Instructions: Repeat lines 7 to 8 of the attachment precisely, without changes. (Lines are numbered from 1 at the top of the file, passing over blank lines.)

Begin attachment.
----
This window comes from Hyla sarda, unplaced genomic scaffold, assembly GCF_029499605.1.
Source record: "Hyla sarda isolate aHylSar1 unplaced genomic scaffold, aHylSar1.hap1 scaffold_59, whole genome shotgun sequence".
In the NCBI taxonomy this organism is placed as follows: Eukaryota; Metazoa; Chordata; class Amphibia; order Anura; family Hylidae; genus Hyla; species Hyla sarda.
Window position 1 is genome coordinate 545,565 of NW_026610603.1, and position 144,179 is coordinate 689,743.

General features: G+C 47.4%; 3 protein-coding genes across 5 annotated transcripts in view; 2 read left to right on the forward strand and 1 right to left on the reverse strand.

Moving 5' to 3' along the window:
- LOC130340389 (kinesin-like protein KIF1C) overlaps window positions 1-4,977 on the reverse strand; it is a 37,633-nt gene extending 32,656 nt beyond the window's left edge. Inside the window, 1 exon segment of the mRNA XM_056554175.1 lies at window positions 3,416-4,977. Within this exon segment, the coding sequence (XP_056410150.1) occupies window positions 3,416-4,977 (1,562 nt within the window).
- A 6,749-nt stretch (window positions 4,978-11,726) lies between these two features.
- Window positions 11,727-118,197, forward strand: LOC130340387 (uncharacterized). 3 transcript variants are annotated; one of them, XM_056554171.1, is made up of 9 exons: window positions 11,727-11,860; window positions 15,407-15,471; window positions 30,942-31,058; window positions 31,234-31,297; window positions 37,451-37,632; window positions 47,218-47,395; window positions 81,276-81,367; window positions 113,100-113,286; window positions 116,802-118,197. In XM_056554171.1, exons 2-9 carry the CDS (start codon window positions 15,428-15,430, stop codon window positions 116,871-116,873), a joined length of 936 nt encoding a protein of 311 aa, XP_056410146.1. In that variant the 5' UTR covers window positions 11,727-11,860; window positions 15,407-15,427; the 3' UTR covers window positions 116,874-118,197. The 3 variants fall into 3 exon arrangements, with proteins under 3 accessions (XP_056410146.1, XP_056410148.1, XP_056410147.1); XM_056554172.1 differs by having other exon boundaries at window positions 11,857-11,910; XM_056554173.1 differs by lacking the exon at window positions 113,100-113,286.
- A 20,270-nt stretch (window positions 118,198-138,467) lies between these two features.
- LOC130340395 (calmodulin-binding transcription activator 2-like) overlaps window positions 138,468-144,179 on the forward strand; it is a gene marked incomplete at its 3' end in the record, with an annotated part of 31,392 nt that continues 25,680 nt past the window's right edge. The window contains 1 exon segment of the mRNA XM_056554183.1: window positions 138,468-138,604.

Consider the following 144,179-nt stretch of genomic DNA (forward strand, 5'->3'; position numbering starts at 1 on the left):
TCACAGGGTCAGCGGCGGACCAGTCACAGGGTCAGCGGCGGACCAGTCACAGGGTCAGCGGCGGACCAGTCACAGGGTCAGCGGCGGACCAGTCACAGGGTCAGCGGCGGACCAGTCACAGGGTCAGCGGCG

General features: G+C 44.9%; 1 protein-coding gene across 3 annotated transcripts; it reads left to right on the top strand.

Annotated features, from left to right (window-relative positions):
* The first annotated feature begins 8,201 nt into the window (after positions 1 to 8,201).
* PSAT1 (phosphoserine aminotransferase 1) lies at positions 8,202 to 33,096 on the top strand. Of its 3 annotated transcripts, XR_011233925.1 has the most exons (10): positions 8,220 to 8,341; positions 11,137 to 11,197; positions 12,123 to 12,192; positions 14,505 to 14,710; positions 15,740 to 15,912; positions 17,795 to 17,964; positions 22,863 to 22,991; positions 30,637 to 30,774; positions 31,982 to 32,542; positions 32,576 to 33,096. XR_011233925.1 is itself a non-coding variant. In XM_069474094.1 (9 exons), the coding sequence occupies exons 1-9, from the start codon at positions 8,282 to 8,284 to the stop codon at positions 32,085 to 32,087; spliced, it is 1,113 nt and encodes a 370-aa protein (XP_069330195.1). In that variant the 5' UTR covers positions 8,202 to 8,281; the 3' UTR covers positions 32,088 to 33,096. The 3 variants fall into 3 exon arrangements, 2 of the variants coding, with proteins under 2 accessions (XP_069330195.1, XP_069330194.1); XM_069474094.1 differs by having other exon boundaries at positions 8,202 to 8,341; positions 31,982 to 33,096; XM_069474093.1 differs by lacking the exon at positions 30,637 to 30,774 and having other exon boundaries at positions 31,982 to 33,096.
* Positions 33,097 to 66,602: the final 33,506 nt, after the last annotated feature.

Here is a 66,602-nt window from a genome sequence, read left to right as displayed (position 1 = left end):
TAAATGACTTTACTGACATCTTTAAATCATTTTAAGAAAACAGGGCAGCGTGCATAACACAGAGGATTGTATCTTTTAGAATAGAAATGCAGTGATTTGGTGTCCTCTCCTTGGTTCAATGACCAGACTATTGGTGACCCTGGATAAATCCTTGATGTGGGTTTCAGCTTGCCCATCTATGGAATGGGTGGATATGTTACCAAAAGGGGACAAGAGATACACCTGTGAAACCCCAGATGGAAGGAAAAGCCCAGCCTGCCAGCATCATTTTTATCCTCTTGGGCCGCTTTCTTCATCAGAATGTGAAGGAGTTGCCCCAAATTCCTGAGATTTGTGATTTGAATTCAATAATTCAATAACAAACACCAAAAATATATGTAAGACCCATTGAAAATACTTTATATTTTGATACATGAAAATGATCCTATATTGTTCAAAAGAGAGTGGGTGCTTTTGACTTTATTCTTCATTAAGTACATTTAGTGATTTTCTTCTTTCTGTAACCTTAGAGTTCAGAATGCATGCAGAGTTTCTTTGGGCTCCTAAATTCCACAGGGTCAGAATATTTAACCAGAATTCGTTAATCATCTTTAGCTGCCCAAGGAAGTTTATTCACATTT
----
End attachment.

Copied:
- LOC130340389 (kinesin-like protein KIF1C) overlaps window positions 1-4,977 on the reverse strand; it is a 37,633-nt gene extending 32,656 nt beyond the window's left edge. Inside the window, 1 exon segment of the mRNA XM_056554175.1 lies at window positions 3,416-4,977. Within this exon segment, the coding sequence (XP_056410150.1) occupies window positions 3,416-4,977 (1,562 nt within the window).
- A 6,749-nt stretch (window positions 4,978-11,726) lies between these two features.